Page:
At Lonsdale, we specialise in bespoke rooflights and have provided overhead glazing systems for many important and historic buildings. These include; Buckingham Palace, Windsor Castle, The British Museum, National Gallery, The V&A Museum and private homes for Prince Edward & Sophie, Duchess of Wessex, The Cartier family, Sir Rod Stewart and Sir James Dyson to name a few! Architects and specifiers considering a bespoke rooflight will be helped by the following design considerations:
Toughened or laminated safety glasses MUST be specified for overhead glazing. Toughened glass is heat treated so that when broken it shatters into tiny small dice that even if they fall are so small they are unlikely to cause injury. However, it does make less mess and should not be fitted over swimming pools or food preparation areas as can be very difficult to ensure recovery of every fragment. The laminated glass features a ‘plastic’ interlayer varying from 0.4mm to 1.5mm sandwiched between two sheets of glass. When broken, the glass usually stays in place and is retained within the frame. Both types are suitable up to 5m above floor level, but higher than this it is recommended laminated glass should be used. Double and triple glazed insulating units usually feature a toughened outer pane with a laminated inner pane. The thickness of glass varies to suit the size and relevant wind/snow loadings, but general ‘all purpose’ double glazed units tend to be made from 6mm toughened outer pane and 6.8mm laminated inner pane. If you’re in need of assistance when it comes to choosing the right glass type for your bespoke glass rooflights, please get in touch with us.
Solar Control & Thermal Insulation
Low emissivity coatings mean we can now achieve centre pane U values of 1.0W/m2.K for double glazing and 0.60W/m2.K for triple glazing. Generally, though, a centre pane U value of 1.2W/m2.k has become ‘the norm’ as this will comply with Building Regulation Part L A & B requirements at a reasonable cost. Solar control is best achieved using a neutral solar control glass which allows 70% light transmission and typically only 35% of the sun’s heat. These values are referred to as LT (light Transmission) and G(Gain). In this case, we describe the performance of this particular spec as 70/35 and it is commonly available. Body tinted glass is available in blue, grey, bronze or green and although commonly marketed as ‘anti-sun’, they only cut down glare and not solar heat gain. Solar gain can also be controlled by fitting external blinds or briese soleil, but care must be taken to liaise with the glazing specialist to avoid the risk of thermal cracking due to uneven shading.
The minimum recommended pitch for bespoke rooflights is 15° at which there are no unusual complications due to wind and snow loads. The other advantage, is that glass will remain relatively clean without the need for ‘self-cleaning’ treatment as a good shower of rain will remove most dirt and debris. Below 15°, systems must be certified to perform at lower pitches and special attention must be paid to the flashings at abutments with the building to avoid the risk of water ingress due to capillary action. Flat rooflights are silicone glazed and installed between 3° and 5° degrees to prevent water ponding in the middle of the glass. Some very large single pane bespoke rooflights should not be installed at less than 10 due to the inevitable deflection of the larger panes of glass for the same reason.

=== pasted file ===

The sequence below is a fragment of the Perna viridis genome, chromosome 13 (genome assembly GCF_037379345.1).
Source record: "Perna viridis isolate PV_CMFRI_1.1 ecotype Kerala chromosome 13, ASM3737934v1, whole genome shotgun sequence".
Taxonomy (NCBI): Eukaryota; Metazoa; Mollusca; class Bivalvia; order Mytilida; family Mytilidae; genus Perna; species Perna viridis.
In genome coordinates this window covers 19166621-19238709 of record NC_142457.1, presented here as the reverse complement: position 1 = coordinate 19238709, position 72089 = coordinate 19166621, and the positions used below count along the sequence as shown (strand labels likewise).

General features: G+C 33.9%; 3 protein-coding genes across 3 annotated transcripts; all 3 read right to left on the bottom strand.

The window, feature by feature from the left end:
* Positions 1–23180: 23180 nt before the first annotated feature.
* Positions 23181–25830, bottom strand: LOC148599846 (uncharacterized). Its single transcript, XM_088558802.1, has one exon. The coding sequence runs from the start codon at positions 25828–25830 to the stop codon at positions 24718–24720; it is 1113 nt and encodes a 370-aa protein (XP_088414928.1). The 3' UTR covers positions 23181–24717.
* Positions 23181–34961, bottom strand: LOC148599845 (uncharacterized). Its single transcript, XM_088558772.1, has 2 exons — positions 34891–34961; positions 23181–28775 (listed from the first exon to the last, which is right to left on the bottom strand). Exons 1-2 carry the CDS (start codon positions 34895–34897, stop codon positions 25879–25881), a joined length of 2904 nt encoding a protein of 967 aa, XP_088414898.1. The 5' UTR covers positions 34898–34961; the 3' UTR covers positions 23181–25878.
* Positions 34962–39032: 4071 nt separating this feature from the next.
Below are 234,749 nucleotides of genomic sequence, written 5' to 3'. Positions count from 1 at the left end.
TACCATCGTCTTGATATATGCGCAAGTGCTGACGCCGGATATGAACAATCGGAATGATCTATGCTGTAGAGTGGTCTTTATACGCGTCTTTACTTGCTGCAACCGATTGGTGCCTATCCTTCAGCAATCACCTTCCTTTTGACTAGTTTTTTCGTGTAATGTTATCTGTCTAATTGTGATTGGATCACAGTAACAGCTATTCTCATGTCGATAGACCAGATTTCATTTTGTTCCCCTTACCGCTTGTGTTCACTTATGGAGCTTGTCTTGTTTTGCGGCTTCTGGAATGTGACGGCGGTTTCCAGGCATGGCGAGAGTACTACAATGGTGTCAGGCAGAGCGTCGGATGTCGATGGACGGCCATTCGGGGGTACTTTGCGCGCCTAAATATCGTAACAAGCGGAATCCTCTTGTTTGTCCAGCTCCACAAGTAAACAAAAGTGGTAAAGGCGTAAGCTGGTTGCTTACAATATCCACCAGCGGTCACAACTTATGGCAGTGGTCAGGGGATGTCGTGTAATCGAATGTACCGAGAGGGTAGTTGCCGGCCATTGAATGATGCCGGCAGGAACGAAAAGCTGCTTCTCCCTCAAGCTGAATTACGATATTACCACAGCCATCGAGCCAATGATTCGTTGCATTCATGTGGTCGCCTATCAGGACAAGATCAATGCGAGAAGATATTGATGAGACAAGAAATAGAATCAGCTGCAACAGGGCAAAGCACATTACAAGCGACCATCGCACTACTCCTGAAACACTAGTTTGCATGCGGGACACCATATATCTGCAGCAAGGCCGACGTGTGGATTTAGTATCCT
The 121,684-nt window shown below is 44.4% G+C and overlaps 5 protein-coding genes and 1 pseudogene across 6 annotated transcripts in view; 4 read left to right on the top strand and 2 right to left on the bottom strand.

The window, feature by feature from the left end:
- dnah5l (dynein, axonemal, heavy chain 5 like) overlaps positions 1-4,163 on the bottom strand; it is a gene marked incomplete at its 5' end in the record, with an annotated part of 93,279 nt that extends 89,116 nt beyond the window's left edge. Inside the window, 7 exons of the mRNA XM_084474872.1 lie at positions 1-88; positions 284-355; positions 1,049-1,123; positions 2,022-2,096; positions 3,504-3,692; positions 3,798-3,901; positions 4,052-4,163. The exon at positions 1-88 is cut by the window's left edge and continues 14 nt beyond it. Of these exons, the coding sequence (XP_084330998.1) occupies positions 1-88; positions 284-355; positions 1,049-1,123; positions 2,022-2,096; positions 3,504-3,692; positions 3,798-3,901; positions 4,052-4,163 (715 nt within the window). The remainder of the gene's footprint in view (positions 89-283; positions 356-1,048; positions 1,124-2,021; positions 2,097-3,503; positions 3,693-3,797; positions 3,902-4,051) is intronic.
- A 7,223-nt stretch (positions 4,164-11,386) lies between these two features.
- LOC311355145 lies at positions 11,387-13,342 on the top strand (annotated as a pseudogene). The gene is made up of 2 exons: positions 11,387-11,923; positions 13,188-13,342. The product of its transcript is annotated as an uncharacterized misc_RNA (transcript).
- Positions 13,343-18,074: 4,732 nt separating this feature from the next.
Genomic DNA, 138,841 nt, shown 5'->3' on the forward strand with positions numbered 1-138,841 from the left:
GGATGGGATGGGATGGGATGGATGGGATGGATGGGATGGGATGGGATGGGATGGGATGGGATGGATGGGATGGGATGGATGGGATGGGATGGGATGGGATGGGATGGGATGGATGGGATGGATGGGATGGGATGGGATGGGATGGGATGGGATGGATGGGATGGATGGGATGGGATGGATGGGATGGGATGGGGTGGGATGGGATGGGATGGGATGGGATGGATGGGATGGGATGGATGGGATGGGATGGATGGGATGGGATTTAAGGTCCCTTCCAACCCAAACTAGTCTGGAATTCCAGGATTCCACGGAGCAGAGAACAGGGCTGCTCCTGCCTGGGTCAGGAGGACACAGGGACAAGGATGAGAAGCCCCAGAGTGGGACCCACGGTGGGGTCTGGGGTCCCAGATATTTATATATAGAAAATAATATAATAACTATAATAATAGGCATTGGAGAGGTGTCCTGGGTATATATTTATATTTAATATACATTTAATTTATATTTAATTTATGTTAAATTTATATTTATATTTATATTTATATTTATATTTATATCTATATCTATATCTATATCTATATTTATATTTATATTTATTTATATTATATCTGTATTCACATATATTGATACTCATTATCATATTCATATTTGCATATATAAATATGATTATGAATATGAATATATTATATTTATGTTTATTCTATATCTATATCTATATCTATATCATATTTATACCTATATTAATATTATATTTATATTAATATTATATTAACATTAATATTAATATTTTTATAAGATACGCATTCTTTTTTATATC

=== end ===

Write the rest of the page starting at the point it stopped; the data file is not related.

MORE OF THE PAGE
Glazing Bar Spacings
Most domestic conservatory roof systems are suitable for glazing bar centres up to 800mm wide, as toughened glass tends to be used to both sheets of glazing. Commercial bespoke rooflights are more often installed with laminated glass to the inner pane which is more flexible. The general rule is that with basic 2-edge support systems, glazing bars should not be installed beyond 750mm centres, but 4-edge support system clamping the glass on all four sides, can be installed up to 1200mm wide and sometimes wider subject to glass specification and loadings.
Typically, spans can be achieved with single glazing up to 5000mm and 4000mm if double glazed. In both cases, glass will need to be joined due to manufacturing restrictions. Bespoke rooflights featuring longer spans are sometimes possible, but likely to involve specialist glass manufacture to order and handling during installation must be carefully considered.
Non-Fragility & Walk-On Requirements
An important consideration when designing bespoke rooflights is safety during ongoing cleaning and maintenance. A risk assessment should be carried out whether there is risk of injury to people tripping or falling onto the rooflight in which case a non-fragile system should be specified or the rooflight protected by barriers to prevent anybody falling onto the glass. If the bespoke rooflight is likely to be walked on by unauthorised personnel, such as students after a night on the town returning to their accommodation, then walk-on glass should be specified to provide the necessary
Most aluminium bespoke rooflight systems are available in a range of matt, satin and gloss finish standard RAL and BS polyester powder coating finish. A range of metallic colours is also available, but anodizing is best avoided for reasons of fabrication.
Smoke & Natural Ventilation
Opening vents can be added to bespoke rooflights and these may be operated manually or electrically. A range of control panels are available to provide automatic opening/closing via thermostat and/or rain sensor. Smoke ventilators are also available, but care must be taken to ensure these are correctly certified and tested to meet the requirements of EN12101 Part 2.